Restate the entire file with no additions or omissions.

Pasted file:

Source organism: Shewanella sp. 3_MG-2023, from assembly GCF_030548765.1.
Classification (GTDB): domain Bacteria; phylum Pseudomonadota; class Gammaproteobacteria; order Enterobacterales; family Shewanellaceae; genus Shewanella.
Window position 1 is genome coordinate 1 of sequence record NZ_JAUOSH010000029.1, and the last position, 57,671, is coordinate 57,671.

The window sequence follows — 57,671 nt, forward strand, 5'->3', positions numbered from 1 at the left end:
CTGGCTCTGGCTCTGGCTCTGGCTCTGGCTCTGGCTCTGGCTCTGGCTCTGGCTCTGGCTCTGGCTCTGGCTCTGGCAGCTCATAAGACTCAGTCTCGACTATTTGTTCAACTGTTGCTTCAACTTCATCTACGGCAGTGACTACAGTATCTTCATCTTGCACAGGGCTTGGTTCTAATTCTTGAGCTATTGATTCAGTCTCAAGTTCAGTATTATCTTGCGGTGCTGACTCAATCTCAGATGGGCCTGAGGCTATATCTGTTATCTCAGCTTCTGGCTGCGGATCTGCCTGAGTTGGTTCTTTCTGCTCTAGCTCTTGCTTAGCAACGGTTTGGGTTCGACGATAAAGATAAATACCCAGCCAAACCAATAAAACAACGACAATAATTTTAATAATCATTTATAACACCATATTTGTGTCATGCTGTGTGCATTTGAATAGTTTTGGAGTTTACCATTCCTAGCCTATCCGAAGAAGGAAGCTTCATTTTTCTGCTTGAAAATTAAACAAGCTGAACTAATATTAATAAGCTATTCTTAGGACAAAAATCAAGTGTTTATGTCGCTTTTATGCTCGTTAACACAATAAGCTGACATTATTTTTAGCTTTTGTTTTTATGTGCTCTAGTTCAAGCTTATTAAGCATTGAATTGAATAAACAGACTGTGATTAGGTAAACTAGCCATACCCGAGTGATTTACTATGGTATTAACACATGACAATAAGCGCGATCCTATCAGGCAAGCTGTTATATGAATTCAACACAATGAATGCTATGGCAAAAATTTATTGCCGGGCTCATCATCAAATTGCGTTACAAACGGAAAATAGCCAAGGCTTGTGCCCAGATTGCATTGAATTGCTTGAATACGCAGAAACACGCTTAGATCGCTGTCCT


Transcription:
Source organism: Shewanella sp. 3_MG-2023, from assembly GCF_030548765.1.
Classification (GTDB): domain Bacteria; phylum Pseudomonadota; class Gammaproteobacteria; order Enterobacterales; family Shewanellaceae; genus Shewanella.
Window position 1 is genome coordinate 1 of sequence record NZ_JAUOSH010000029.1, and the last position, 57,671, is coordinate 57,671.

The window sequence follows — 57,671 nt, forward strand, 5'->3', positions numbered from 1 at the left end:
CTGGCTCTGGCTCTGGCTCTGGCTCTGGCTCTGGCTCTGGCTCTGGCTCTGGCTCTGGCTCTGGCTCTGGCTCTGGCAGCTCATAAGACTCAGTCTCGACTATTTGTTCAACTGTTGCTTCAACTTCATCTACGGCAGTGACTACAGTATCTTCATCTTGCACAGGGCTTGGTTCTAATTCTTGAGCTATTGATTCAGTCTCAAGTTCAGTATTATCTTGCGGTGCTGACTCAATCTCAGATGGGCCTGAGGCTATATCTGTTATCTCAGCTTCTGGCTGCGGATCTGCCTGAGTTGGTTCTTTCTGCTCTAGCTCTTGCTTAGCAACGGTTTGGGTTCGACGATAAAGATAAATACCCAGCCAAACCAATAAAACAACGACAATAATTTTAATAATCATTTATAACACCATATTTGTGTCATGCTGTGTGCATTTGAATAGTTTTGGAGTTTACCATTCCTAGCCTATCCGAAGAAGGAAGCTTCATTTTTCTGCTTGAAAATTAAACAAGCTGAACTAATATTAATAAGCTATTCTTAGGACAAAAATCAAGTGTTTATGTCGCTTTTATGCTCGTTAACACAATAAGCTGACATTATTTTTAGCTTTTGTTTTTATGTGCTCTAGTTCAAGCTTATTAAGCATTGAATTGAATAAACAGACTGTGATTAGGTAAACTAGCCATACCCGAGTGATTTACTATGGTATTAACACATGACAATAAGCGCGATCCTATCAGGCAAGCTGTTATATGAATTCAACACAATGAATGCTATGGCAAAAATTTATTGCCGGGCTCATCATCAAATTGCGTTACAAACGGAAAATAGCCAAGGCTTGTGCCCAGATTGCATTGAATTGCTTGAATACGCAGAAACACGCTTAGATCGCTGTCCT